Berlin 36 (2011)
Average Rating: 4.9/10
Reviews Counted: 7
Fresh: 3 | Rotten: 4
No consensus yet.
Average Rating: N/A
Critic Reviews: 3
Fresh: 1 | Rotten: 2
Average Rating: 3.3/5
User Ratings: 109
Based on the true story of Gretel Bergmann who unwittingly became the biggest threat to the Nazi Party in 1936. Berlin was hosting the summer Olympic Games and Gretel was one of Germany's best gold medal contenders. She was also Jewish. Her skill and ethnicity undermined the Nazi belief that Aryans were the superior race, so the German authorities schemed to replace Gretel with another woman -- but "she" had a secret that, if uncovered, could be even more embarrassing to the Nazis. -- (C)
Sep 16, 2011 Limited
Sep 4, 2012
Corinth Films - Official Site
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Whatever the facts of the case, "Berlin 36" doesn't clear the bar for dramatic impact.
Tasteful to a fault, "Berlin 36" turns real-life controversy into disappointingly tepid drama.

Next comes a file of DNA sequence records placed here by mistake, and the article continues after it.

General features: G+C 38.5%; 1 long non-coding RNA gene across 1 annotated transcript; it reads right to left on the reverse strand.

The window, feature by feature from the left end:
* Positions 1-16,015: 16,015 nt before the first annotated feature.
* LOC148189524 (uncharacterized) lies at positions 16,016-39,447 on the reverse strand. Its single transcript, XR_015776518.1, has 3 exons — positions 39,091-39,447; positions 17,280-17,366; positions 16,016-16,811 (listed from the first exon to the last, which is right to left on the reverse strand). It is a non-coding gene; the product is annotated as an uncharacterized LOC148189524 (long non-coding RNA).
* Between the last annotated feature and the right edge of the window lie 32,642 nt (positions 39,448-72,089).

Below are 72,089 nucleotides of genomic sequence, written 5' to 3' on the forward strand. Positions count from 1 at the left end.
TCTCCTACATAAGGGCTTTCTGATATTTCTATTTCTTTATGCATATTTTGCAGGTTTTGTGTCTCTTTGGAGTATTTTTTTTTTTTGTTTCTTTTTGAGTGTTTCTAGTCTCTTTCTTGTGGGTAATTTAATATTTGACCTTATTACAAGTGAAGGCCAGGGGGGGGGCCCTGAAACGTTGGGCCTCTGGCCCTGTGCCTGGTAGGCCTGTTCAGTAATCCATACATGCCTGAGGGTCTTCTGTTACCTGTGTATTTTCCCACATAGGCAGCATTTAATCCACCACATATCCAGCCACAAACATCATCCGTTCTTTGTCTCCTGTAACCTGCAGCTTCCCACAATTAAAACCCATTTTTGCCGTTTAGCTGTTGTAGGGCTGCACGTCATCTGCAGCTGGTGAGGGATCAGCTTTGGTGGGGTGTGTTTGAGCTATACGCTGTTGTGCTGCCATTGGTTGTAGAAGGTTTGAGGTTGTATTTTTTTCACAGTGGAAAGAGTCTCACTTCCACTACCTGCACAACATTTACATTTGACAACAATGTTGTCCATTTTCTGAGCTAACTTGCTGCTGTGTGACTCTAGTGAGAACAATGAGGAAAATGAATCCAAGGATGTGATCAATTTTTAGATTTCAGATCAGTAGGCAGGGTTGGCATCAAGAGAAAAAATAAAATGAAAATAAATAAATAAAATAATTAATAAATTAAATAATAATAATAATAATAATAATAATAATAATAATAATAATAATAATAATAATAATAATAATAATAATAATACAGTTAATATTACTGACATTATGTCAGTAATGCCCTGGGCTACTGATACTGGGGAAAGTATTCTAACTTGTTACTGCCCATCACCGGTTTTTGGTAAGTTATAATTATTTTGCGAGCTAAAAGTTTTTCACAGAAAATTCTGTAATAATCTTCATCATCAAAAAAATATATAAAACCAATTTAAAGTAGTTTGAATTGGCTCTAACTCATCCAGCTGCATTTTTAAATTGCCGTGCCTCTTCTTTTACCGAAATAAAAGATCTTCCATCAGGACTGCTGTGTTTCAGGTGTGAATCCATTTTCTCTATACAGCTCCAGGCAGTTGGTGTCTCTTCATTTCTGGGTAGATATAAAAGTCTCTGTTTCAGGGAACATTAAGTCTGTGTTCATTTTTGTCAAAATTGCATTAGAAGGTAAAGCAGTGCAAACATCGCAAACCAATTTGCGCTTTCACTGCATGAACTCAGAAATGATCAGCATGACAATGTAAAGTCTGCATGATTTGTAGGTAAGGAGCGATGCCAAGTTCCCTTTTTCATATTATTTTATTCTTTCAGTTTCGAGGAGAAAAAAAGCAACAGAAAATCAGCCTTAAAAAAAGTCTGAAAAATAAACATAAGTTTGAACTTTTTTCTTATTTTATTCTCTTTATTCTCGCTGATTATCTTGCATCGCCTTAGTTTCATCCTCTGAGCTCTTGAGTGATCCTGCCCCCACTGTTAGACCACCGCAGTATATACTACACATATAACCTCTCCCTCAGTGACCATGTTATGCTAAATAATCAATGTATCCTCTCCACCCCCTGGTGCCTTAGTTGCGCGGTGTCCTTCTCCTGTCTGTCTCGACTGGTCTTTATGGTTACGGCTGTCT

The lack of new insights on the subject of National Socialism's wickedness ultimately reduces a well-staged film to a historical footnote.
Not all true stories are created equal, as Berlin '36, which unfolds with such a singular lack of dramatic heft as to almost defy logic, amply demonstrates.
Kaspar Heidelbach's Berlin 36 may hold the dubious distinction of being the most tasteful movie to deal with Nazi Germany yet.
Strong performances keep the film involving despite its pedestrian, workmanlike production.
While this dramatization of a heartwrenching story is never less than fascinating intellectually and the actors are adroit, the screenplay by Lothar Kurzawa is choppy and at times slightly clichéd. It's as if someone has sat on the dramatic arc.
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